Nvidia Entangled in Quantum Simulators

Quantum simulators are a strange breed of systems for purposes that might seem a bit nebulous from the outset. These are often HPC clusters with fast interconnects and powerful server processors (although not usually equipped with accelerators) that run a literal simulation of how various quantum circuits function for design and testing of quantum hardware and algorithms. Quantum simulators do more than just test. They can also be used to emulate quantum problem solving and serve as a novel approach to tackling problems without all the quantum hardware complexity.

Despite the various uses, there’s only so much commercial demand for quantum simulators. Companies like IBM have their own internally and for others, Atos/Bull have created these based on their big memory Sequanna systems but these are, as one might imagine, niche machines for special purposes. Nonetheless, Nvidia sees enough opportunity in this arena to make an announcement at their GTC event about the performance of quantum simulators using the DGX A100 and its own custom-cooked quantum development software stack, called CuQuantum.

After all, it is probably important for Nvidia to have some kind of stake in quantum before (and if) it ever really takes off, especially in large-scale and scientific computing. What better way to get an insider view than to work with quantum hardware and software developers who are designing better codes and qubits via a benchmark and testing environment?

The thing is, most of the quantum hardware makers have their own tools for quantum circuit simulation. And aside from the commercially available Atos/Bull system, there are more than 300 quantum simulators in use today on different experimental (generally academic) platforms, according to one of the seminal survey/reviews on the state of quantum simulators. These are being developed not just to build better quantum devices and software, but to actually solve practical problems as a distinct approach to computing.

What could a hardware maker with accelerators and now a CPU want with something that could do computing in a fundamentally different way as well as simulate the devices that could truly change the HPC game?

If there is any generalization to make about Nvidia as a company, it is that since its humble beginning in gaming graphics it has had an almost supernatural ability to be years ahead with emerging technologies, giving it a leadership edge when it finally hits mainstream. This was the case with its work in supercomputing and deep learning and if today is any indication, it might just be planning its future route in quantum computing.

On the same day the GPU maker announced its own CPU to tackle that highly contested market, CEO Jensen Huang made it clear Nvidia is tracking quantum requirements, albeit on the software and simulation side for now. He touched on recent work making quantum simulations faster. This means the company is putting at least some stock in where quantum is headed, enough to develop a CuDNN-like software stack to support quantum simulations.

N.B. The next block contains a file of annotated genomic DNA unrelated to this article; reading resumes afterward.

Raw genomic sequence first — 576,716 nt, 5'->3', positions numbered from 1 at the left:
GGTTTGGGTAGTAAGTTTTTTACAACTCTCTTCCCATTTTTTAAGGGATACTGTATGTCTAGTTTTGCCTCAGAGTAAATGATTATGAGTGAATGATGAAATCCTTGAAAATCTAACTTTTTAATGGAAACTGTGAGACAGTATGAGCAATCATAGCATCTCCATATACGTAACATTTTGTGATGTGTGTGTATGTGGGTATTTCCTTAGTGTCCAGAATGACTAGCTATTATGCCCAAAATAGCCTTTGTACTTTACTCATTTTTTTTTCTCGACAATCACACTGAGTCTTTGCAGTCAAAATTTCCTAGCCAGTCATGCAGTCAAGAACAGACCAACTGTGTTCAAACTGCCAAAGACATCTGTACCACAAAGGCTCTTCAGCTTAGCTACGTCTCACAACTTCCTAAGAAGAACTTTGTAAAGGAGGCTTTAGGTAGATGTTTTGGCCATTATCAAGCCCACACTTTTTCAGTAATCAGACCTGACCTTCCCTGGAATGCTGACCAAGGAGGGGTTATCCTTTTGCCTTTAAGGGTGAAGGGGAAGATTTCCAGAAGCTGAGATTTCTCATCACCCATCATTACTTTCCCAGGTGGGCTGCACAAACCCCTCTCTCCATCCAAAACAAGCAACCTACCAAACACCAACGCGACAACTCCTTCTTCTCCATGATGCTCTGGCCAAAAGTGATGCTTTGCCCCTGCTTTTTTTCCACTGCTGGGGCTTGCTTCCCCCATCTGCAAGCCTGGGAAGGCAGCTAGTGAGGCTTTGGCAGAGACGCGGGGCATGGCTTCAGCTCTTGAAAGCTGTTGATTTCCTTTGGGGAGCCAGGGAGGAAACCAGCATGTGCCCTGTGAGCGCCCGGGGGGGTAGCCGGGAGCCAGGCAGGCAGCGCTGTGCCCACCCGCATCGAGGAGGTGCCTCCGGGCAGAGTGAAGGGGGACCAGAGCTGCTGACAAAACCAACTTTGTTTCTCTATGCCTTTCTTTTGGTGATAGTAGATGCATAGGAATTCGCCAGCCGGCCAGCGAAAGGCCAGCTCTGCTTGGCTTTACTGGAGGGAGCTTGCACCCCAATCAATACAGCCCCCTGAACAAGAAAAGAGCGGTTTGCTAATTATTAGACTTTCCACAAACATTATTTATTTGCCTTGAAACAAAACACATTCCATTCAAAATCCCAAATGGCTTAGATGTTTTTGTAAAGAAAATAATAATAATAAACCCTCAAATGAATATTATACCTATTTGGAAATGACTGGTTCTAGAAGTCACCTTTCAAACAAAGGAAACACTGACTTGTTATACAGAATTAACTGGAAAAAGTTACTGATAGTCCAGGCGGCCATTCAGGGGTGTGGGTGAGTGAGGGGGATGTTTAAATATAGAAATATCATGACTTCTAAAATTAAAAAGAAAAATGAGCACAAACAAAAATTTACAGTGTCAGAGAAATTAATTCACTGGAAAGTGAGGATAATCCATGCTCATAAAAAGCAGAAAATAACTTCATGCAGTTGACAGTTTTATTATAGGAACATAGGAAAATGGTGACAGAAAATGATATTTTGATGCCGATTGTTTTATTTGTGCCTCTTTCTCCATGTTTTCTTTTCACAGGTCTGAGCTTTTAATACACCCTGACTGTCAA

CuQuantum aims to do for quantum what CuDNN did for deep learning, Huang said, pointing to early work using the SDK at Caltech where a state vector benchmark that took ten days on a dual-CPU server could be cut to two hours using a DGX A100 with the CuQuantum stack.

Just to be very clear: there is no hardware hook for any of Nvidia’s potential quantum ambitions and they are no viable force in that emerging ecosystem beyond providing quantum simulator tools that can run on their own DGX boxes. Quite the opposite, the new SDK for quantum development is aimed at helping quantum device makers refine their own systems as well as to help quantum algorithm creators design and test their approaches. “We want to help research communities with the computing of tomorrow with the fastest computers of today,” Huang told the virtual GTC audience.

“There is a large community around the world doing research in quantum computing and algorithms. Well over 50 teams in industry, academia, and national labs are researching the field and we’re working with many of them,” Huang announced. “Quantum can solve exponential-order complexity problems like factoring large numbers for cryptography, simulating atoms and molecules for drug discovery, and finding shortest path optimizations.”

“We are accelerating simulators so researchers can design better quantum computers, verify the results, architect hybrid quantum classical systems, and discover more quantum-optimal algorithms,” Huang said.

Going back to where quantum simulators might go and what purpose they serve, the authors of the paper cited above explain that of those 300 simulators, Rapid development over the last two decades has produced more than 300 quantum simulators in operation worldwide using a wide variety of experimental platforms. Recent advances in several physical architectures promise a golden age of quantum simulators ranging from highly optimized special purpose simulators to flexible programmable devices. These developments have enabled a convergence of ideas drawn from fundamental physics, computer science, and device engineering. They have strong potential to address problems of societal importance, ranging from understanding vital chemical processes, to enabling the design of new materials with enhanced performance, to solving complex computational problems.”

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